iZettle made a name for itself as a mobile payments company that lets micro businesses like cafes, bakeries and salons accept card from customers, but CEO and co-founder Jacob de Geer says it doesn’t see itself as just a payments company.
Speaking in an interview, he tells PaymentEye that while payments is the core of the business, the bigger picture is a “multi-product scenario” of services built for merchants that are poorly served by traditional financial services. The firm launched the first product outside its core payments offering last summer with Advance, which offers cash advances to small businesses, and it sounds like it won’t be the last.
“Payments is still the core but with the launch of Advance we’re moving into a new multi-product scenario,” says de Geer. “We see so many other adjacent products we could offer on top of payments that are in high demand from these companies.”
Offering more products would see the firm moving deeper into the territory traditionally offered by banks. iZettle’s key advantage? Data. But more importantly, the ability and agility to leverage it.
“With Advance, the reason we can decrease risk and judge quickly whether a merchant should have access or not is because we have the data,” he says. “If you compare us to a bank – they use typically less than 3% of the data they have they use to understand and help their customers. For us data is the core of what we do.”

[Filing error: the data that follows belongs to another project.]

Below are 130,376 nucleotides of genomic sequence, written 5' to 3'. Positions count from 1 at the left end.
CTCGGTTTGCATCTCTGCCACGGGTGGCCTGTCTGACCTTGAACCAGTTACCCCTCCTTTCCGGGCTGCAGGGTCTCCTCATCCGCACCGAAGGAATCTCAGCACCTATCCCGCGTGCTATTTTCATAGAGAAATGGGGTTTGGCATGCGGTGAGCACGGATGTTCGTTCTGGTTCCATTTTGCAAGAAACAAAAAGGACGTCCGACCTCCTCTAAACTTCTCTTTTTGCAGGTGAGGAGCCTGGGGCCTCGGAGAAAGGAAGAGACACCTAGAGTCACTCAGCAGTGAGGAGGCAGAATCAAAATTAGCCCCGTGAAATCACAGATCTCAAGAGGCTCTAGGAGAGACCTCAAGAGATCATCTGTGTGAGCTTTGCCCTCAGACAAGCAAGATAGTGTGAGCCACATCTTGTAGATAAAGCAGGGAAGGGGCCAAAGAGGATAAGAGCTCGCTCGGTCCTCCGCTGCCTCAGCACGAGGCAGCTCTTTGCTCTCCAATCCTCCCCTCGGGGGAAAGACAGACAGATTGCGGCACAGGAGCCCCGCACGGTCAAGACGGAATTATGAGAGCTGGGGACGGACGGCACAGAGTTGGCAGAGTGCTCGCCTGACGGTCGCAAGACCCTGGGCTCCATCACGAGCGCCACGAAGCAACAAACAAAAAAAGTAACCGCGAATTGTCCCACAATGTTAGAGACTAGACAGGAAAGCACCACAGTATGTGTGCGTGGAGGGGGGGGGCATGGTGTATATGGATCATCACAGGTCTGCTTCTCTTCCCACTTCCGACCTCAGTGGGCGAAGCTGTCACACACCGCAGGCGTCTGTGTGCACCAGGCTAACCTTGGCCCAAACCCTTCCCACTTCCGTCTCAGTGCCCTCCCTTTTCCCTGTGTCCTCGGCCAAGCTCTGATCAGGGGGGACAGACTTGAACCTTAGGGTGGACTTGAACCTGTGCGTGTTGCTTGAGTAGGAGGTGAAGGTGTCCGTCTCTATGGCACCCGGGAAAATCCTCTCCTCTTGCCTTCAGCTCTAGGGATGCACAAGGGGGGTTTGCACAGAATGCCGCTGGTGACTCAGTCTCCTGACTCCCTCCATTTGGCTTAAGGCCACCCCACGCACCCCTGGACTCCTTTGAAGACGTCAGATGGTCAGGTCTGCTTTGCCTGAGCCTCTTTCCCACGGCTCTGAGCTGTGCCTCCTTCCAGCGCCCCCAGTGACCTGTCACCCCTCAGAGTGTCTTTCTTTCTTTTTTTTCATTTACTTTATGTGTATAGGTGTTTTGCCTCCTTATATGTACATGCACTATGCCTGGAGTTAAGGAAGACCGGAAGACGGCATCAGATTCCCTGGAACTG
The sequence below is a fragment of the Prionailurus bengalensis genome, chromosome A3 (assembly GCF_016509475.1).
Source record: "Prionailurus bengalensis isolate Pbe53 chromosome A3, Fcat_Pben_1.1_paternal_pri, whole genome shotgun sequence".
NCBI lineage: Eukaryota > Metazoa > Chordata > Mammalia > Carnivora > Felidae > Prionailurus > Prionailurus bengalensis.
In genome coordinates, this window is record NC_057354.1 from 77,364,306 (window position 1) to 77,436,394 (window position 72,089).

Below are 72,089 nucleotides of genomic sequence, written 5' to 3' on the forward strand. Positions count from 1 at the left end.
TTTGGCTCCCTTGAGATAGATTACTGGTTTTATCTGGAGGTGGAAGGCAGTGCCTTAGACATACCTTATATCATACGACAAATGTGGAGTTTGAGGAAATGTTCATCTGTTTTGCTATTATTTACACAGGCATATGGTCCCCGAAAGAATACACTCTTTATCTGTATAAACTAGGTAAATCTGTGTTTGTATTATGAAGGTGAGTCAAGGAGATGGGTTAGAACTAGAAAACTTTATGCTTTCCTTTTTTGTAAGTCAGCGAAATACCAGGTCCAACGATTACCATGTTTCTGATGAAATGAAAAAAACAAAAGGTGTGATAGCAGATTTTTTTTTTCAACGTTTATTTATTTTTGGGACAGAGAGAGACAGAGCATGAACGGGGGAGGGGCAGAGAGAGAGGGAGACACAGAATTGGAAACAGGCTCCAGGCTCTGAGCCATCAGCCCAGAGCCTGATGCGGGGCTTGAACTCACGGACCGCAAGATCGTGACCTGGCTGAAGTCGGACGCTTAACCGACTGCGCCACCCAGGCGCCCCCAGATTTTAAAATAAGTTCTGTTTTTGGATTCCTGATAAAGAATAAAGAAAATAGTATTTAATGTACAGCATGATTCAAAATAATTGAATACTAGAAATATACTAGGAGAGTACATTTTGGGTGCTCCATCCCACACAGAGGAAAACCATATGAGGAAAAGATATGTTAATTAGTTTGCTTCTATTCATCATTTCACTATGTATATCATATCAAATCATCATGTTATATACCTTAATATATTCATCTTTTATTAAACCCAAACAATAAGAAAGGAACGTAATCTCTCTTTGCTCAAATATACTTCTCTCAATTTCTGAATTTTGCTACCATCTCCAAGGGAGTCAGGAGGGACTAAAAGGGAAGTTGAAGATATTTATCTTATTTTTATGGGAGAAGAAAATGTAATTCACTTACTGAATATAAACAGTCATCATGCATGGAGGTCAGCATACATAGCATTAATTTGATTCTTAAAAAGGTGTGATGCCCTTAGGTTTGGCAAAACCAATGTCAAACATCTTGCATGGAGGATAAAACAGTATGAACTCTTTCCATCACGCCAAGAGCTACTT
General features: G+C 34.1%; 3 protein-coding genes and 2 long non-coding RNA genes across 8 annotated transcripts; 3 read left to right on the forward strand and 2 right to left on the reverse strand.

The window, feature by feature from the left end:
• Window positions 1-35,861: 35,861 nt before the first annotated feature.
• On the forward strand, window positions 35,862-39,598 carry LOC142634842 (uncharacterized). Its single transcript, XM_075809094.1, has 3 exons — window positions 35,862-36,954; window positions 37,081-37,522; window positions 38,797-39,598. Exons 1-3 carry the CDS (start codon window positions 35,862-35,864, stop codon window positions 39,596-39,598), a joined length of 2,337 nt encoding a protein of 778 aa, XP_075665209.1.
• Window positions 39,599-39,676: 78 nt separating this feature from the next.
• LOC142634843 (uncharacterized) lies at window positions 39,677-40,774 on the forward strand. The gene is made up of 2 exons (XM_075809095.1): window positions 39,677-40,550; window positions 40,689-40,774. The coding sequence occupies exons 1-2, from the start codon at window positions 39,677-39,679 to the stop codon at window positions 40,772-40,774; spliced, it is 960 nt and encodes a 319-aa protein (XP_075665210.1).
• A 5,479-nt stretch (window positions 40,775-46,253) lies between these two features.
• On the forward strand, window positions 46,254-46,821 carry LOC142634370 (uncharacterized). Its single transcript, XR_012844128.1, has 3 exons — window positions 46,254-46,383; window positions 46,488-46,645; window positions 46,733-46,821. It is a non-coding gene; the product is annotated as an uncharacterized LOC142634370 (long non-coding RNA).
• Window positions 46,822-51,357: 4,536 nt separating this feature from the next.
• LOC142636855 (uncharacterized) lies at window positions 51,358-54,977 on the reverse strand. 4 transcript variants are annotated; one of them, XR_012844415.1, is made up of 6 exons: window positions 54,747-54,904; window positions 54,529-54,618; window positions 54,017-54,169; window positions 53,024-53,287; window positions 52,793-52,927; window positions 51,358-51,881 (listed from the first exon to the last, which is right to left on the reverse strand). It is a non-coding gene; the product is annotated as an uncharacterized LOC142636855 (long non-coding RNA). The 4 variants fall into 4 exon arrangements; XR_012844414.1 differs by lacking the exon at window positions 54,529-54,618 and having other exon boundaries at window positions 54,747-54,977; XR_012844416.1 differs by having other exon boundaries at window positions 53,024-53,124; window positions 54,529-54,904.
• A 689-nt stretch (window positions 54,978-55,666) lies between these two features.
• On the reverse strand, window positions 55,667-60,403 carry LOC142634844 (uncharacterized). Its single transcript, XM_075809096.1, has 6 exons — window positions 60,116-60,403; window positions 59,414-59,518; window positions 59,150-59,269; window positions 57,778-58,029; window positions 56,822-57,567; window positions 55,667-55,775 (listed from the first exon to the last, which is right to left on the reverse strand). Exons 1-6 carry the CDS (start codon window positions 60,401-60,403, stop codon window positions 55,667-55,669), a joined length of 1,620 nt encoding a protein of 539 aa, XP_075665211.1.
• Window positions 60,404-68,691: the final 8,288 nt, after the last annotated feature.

“What is interesting about our business really is data. We see ourselves as a tech company rather than a payments company.”
iZettle at a glance
> HQ: Stockholm, Sweden
> Operating in 12 markets and offering cash advances to qualifying merchants in the UK and Sweden
> Investors include Hasso Plattner Ventures, Zouk Capital, Dawn Capital, Intel Capital, Greylock Partners, Index Ventures, Northzone, Creandum, SEB, American Express, MasterCard & Banco Santander
With more than 5m small businesses in the UK alone and the growing cultures of entrepreneurship and freelancing meaning more people are striking out on their own, the opportunity to target underserved small businesses remains massive. Now six years old, Stockholm-headquartered iZettle is one of Europe’s flagship fintech businesses. Here, de Geer talks data, banks and what’s ahead for payments this year.
What’s happening at iZettle right now?
Advance is the most recent product we launched but core for us still is growth. We’ve found a very lucrative businesses model addressing the segments previously underserved by the banks: sole traders up to micro merchants. They are so underserved by all type of financial services that what we’re doing is democratising financial services rather than just payments.
Will iZettle become a Swiss army knife of products?
It’s part of the strategy. I’ve said in some interviews that the vision of trying to become a next-generation small business bank is really compelling. You see what the current banks offer these companies and how much they lack services they really need to grow.
How is Advance going? Demand is massive. It’s available in the UK and Sweden and we’re launching it in the rest of Europe within the month. Even relatively big businesses, say turning over USD1m or USD1.5m, can’t get access to growth capital from the banks because they’re deemed too risky. If we offer them EUR50,000 and that gives them the opportunity to buy a second oven for their bakery for example, we see the impact almost instantly on their revenues since we follow them pretty closely. It’s pretty interesting to see the correlation.